Skip to main content

Whakarāpopototanga o ngā whakatau

Summary of decisions

This 10-year Budget 2021-2031 (also known as the long-term plan) is our Recovery Budget for Auckland. It includes a record $31.8 billion of investment focused on building and maintaining vital infrastructure and continuing to provide the essential services that make Auckland a great place to live, work and play. This level of spending will also provide significant stimulus to Auckland’s economy and help create jobs.

Illustration of a flowering Pohutukawa tree, a two people waiting for a bus, and a row of shops.

Our focus

The impact of COVID-19 means this was a difficult budget to put together, and we have had to make some tough decisions to ensure we are prioritising what matters most to Aucklanders.

We sought your feedback on five key areas:

  • Finding the balance between how much we need to spend and how we pay for it
  • Climate change action
  • Supporting growth in key areas
  • Community services and how we deliver them
  • Protecting and enhancing our natural environment.

These areas were our focus, but you will see in the final document that your feedback contributed to decisions on a wide range of issues. We received nearly 20,000 pieces of feedback through our consultation process which helped inform our decisions.

​Finding the balance

In this 10-year budget we had to make some difficult decisions to meet the demands of our region within the financial restraints created by COVID-19.

We are proud to have put together a $31.8 billion capital expenditure programme focused on addressing traffic congestion and road safety, supporting growth and housing, protecting our environment and improving water quality, and  tackling climate change.

This level of investment has been made possible through:

  • raising general rates by 5 per cent in year one of the 10-year budget and 3.5 per cent in subsequent years
  • an increase of our debt in the short term
  • a target of $70 million per annum of asset recycling for the first three years
  • $90 million per annum of cost savings.

10-year budget investment highlights

Climate change action

We are committed to helping to tackle the long-term challenges of climate change. In addition to the work we’re already doing to reduce emissions, we are investing an additional $152 million on a package of initiatives in this 10-year budget, including:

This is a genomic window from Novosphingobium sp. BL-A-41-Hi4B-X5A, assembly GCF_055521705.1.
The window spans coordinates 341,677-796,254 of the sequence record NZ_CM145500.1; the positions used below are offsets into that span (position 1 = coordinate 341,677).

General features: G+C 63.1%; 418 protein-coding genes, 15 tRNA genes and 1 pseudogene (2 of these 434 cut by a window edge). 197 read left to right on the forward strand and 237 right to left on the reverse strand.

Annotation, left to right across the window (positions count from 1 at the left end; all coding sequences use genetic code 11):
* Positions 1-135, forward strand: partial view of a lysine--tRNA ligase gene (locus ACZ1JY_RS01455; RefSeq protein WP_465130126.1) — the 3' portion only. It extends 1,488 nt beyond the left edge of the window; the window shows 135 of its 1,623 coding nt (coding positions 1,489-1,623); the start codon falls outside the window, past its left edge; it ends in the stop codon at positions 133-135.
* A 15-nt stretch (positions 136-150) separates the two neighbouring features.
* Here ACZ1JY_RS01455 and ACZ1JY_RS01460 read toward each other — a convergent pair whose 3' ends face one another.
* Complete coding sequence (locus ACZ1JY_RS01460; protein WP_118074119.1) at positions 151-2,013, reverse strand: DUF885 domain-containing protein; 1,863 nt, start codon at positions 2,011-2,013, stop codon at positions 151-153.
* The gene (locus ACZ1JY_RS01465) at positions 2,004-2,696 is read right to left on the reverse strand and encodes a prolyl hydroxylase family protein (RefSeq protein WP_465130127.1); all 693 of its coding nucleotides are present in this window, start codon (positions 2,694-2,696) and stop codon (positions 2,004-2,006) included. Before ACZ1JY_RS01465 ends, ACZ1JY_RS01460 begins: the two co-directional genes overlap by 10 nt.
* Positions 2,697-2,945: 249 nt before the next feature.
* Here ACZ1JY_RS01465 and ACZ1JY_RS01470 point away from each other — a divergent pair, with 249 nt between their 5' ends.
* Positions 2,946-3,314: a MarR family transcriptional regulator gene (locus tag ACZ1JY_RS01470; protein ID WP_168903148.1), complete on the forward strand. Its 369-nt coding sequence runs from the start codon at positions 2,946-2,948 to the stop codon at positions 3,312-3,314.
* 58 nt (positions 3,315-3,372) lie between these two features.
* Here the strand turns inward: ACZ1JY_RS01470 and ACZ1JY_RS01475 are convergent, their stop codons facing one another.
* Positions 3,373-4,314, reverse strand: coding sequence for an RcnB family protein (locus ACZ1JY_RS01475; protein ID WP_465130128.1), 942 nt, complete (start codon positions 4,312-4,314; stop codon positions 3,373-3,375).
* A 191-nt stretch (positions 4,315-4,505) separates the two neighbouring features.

• bringing forward the electrification of our bus fleet and immediately halting the purchase of new diesel buses
  • planting 200ha of native forest in our regional parks
  • planting 11,000 more trees in Auckland’s Urban Forest (ngahere)
  • increasing our zero-waste resource recovery network.

Supporting growth in key areas

Auckland’s population continues to rapidly grow. The demand for new infrastructure is rising and we must also invest in maintaining our existing roads, water pipes, public transport, parks and community facilities.

The Development Strategy and Auckland Unitary Plan encourages a more compact city which uses infrastructure more efficiently, and these plans have informed our approach.

We have identified a few key locations to focus our limited resources. These are all joint priority areas agreed with the government and include:

  • Auckland Housing Programme (Mt Roskill, Oranga, Mangere, and Northcote) and Tamaki
  • North West (including Red Hills, Whenuapai and Westgate)
  • Drury (a new community providing housing and employment opportunities)
  • CRL Stations (Mt Eden and Karangahape).

Meeting the needs of our communities

Councils have traditionally provided community services through building community assets and delivering services through them.

This means that Auckland now has a large network of community facilities, many of which are aging and require significant renewal investment. Our population continues to grow and diversify so we must adapt to keep up with these changes.

Therefore, we have decided to make greater use of alternative ways to deliver services, such as through partnerships, digital channels and multi-use facilities, while providing additional funding to address our most pressing renewal needs in the short term.

Over time, we may sell some aging facilities that are not fit for purpose and reinvest the proceeds in facilities that better meet the needs of our communities.

Protecting and enhancing our natural environment

In 2018 we introduced two new targeted rates to enable us to address concerns with our degrading environment and water quality in our streams and harbours.

These targeted rates would have expired in 2028 so we have extended them to 2031 to enable us to maintain the strides we’ve already made.

In addition, we have increased the Water Quality Targeted Rate in line with the general rate increase to enable major construction projects to commence six years earlier.

Specific budget items

As part of our budget decision-making, we decided to include the following specific items within the overall budget:

  • Additional operational funding of $100 million over 10 years for improving public transport services, particularly ferry and new bus services.
  • Additional capital funding of $182 million over 10 years to Tātaki Auckland Unlimited to ensure necessary renewal of regional venues.
  • Operational funding of $11 million over three years to Tātaki Auckland Unlimited to support Auckland hosting FIFA Women’s World Cup 2023.
  • Continuation of $150 million funding to support Māori outcomes over 10 years.
  • Continuation of $2.067 million in annual grant funding to Auckland Citizen Advice Bureau for the first three years.
  • Continuation of $298,000 in annual operational funding to Mangere Mountain Education Trust for the first three years.